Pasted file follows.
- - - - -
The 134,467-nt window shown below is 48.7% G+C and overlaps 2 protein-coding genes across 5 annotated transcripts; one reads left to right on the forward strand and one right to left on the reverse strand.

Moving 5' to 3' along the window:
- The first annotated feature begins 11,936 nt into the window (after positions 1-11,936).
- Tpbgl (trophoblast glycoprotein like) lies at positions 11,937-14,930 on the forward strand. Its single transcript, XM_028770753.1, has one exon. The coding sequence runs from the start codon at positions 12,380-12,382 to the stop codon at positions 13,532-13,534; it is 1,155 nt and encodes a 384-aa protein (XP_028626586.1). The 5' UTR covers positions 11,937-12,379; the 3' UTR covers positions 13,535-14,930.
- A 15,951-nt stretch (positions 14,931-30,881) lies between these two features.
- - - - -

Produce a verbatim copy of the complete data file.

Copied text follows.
The 134,467-nt window shown below is 48.7% G+C and overlaps 2 protein-coding genes across 5 annotated transcripts; one reads left to right on the forward strand and one right to left on the reverse strand.

Moving 5' to 3' along the window:
- The first annotated feature begins 11,936 nt into the window (after positions 1-11,936).
- Tpbgl (trophoblast glycoprotein like) lies at positions 11,937-14,930 on the forward strand. Its single transcript, XM_028770753.1, has one exon. The coding sequence runs from the start codon at positions 12,380-12,382 to the stop codon at positions 13,532-13,534; it is 1,155 nt and encodes a 384-aa protein (XP_028626586.1). The 5' UTR covers positions 11,937-12,379; the 3' UTR covers positions 13,535-14,930.
- A 15,951-nt stretch (positions 14,931-30,881) lies between these two features.